The Raptors courted former Chicago Bulls point guard Jay Williams last year and the infatuation has continued.
Williams, considered one of the best young point guards in the NBA prior to his suffering horrific injuries in a motorcycle accident three years ago, worked out for the Raptors at the Air Canada Centre yesterday and expressed interest in signing as a free agent with Toronto.
"The opportunity here is tremendous," said Williams, who wore a bandage over his left eye after being cut in workouts. "You talk about Chris Bosh, I saw him at Georgia Tech. He has grown and become a better player. Charlie Villanueva, from draft day, a lot of guys killing him, to scoring 48 points in a game. MoPete ... all the pieces of the puzzle are here. The possibilities are exciting."
If the Raptors and Williams reach an agreement -- and that's certainly not guarantee as Williams will work out for several more NBA teams this month -- it's likely Toronto would abandon the Mike James sweepstakes. James, who put together a career year for the Raptors last season, is eligible to drop out of the final year of his contract and sign a long-term deal with another team.
Williams, 24, led Duke to a national championship in 2001 and was a first-round draft pick by the Bulls (second overall). He experienced a roller coaster ride as a rookie, averaging 9.5 points and 4.7 assists in 75 games, but demonstrated enough on-court ability and leadership to be considered a potential future all-star at the point. He certainly would come a lot cheaper than James, who is looking for, in the neighbourhood, of $5 million to $8 million US per year.
Williams' promising future came to a crashing halt in June 2003. While driving a motorcycle, the Plainfield, N.J., native slammed into a utility pole and suffered a series of career-threatening injuries, including a severed main nerve in a leg, a fractured pelvis and three torn ligaments in his left knee. For the past year or so, he has worked hard to rebuild his broken body. Williams believes he is ready right now.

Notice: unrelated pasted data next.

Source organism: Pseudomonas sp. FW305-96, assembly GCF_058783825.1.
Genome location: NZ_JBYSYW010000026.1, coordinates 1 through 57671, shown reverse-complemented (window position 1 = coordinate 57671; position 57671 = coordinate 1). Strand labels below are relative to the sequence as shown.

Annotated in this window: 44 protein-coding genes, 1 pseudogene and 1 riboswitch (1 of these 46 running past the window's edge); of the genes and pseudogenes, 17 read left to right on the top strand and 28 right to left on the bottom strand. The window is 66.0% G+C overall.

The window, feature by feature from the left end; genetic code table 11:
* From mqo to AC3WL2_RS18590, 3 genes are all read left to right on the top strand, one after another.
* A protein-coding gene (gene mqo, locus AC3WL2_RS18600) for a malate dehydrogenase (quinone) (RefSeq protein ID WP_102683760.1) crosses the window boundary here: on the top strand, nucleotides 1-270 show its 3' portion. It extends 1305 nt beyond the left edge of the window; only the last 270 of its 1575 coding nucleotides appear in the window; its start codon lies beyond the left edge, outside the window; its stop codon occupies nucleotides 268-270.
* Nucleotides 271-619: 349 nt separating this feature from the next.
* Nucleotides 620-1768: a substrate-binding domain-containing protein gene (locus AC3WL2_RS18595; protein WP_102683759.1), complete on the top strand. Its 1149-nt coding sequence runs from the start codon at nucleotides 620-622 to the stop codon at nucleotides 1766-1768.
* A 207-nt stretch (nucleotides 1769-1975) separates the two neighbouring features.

"I feel great," he said. "I still feel fearless when I go (on the court). I got a stitch in my left eye already. It's kind of good. I put my hand on my face and it's bleeding, I'm like, 'I forgot how this feels.' I have no fear of playing basketball."
Williams believes he would be a good fit for the rebuilding Toronto squad, which is in the market for a pass-first guard.
"Like I told the guys here, I'm not going to be a point guard and try to score 40 points," he said. "I'm going to be a guy who tries to get all my teammates involved and make everybody around me look like all-stars and win basketball games.
"The thing I like about Toronto is, it's a winning kind of atmosphere. Guys want to win, guys want to be great players, and you can't say that for every franchise.
"They're definitely on the right path and getting better."
Jim Kelly, the Raptors director of player personnel, said the team was impressed with Williams yesterday, but would like to see him play in a full game situation.